Robert R. McGill, Esquire


Federal Employee Disability Retirement: Analogies

It is the greater concept often developed through metaphors and similes; but to the extent they are now of use depends largely upon the shared cultural context within which we live.  If Classical literature is no longer the common thread of meaningful discourse, can references to them in creating analogies work?  To share that a person’s tragedy is more Shakespeare than Milton, or that the individual’s circumstances remind one more akin to The Road to Wigan Pier than Brideshead Revisited, can such conversations take on a relevant pathway if the intellectual divide fails to be crossed?

You can, of course, always Google and quickly get the quick rundown of the literary reference through electronic Spark Notes, or some other venue of shortcutting the arduous endeavor reserved in former times; but even that may reveal an inadequacy that cannot be overcome.  For, of what part of the book or author is being referred to?  Is it any particular play or poem, or the entirety of the work itself?  Is it any specific character or scene?

Some philosophers have posited that, by and large, we comprehend and make sense of the objective world through the use of analogies, built upon by metaphors and similes; for, language itself is a conglomerate of such literary devices.  To face the universe purely for survival’s sake is to forego the need for imposing the ordering through language; animals do not require it, but in the most rudimentary of mechanisms that advance warning signs and preemptive communications; it is only in the arena of human constructs where categorical imperatives need to be assigned in order to filter the world into more palatable and circumscribed entities for processing the complexities we have created.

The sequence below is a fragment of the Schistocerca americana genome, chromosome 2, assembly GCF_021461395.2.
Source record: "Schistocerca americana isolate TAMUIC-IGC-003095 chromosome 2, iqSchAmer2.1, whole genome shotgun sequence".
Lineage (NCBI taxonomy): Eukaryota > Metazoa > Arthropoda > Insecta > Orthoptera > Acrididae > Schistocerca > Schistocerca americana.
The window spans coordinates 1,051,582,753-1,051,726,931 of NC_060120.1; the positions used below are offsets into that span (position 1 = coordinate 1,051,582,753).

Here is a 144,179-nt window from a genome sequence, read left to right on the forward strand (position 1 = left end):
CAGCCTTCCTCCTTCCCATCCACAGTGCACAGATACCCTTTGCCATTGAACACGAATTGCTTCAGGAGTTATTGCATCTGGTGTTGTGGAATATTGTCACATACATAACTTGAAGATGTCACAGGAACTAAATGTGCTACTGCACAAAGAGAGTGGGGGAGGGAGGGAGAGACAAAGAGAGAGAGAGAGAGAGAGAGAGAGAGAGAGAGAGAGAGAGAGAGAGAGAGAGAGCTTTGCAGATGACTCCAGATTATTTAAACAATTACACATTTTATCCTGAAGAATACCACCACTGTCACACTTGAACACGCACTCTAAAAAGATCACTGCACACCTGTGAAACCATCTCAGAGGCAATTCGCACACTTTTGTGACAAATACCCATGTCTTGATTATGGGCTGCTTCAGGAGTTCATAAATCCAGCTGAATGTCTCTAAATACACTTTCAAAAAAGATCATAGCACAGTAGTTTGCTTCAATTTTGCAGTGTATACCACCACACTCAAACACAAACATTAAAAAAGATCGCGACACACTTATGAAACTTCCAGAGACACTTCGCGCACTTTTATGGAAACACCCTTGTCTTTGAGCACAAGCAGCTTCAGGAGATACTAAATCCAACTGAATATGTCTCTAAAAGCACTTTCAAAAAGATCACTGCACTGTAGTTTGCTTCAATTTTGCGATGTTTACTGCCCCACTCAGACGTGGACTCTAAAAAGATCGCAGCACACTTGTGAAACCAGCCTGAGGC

Analogies thus communicate through the medium of shared conceptual constructs, where we draw in the recipient and spectator, the audience of our targeted comparisons, by relating a shared, known and familiar encapsulation of linguistic constructs.  It is only when the strangeness of the metaphor, the unfamiliarity of the reference, creates further puzzlement and loss of connection, that problems occur and relationships become fissures of language games gone awry.

For Federal employees and U.S. Postal employees who suffer from a medical condition, such that the medical condition prevents the Federal or Postal employee from performing one or more of the essential elements of one’s positional duties, the applicability of providing a foundational construct of relating one’s story to an “administrative specialist” at the U.S. Office of Personnel Management will often involve – and require – analogies by default.

Use them sparingly; utilize discretion; and, in writing up one’s narrative in response to the questions posed on SF 3112A (Applicant’s Statement of Disability), remember that this is not the time, the context or the best place to try out radical, untested metaphors, similes or analogies.

Thus, while those who have read Orwell’s work, The Road to Wigan Pier, as well as Waugh’s Brideshead Revisited, may find a clever and appropriate place in one’s Applicant’s Statement of Disability to make some brilliant literary reference, it may be more prudent to stick to the medical facts and incorporate those supportive documents in dealing with analogies of life, health, and the nexus between the latter and one’s Federal or Postal job duties.


Robert R. McGill, Esquire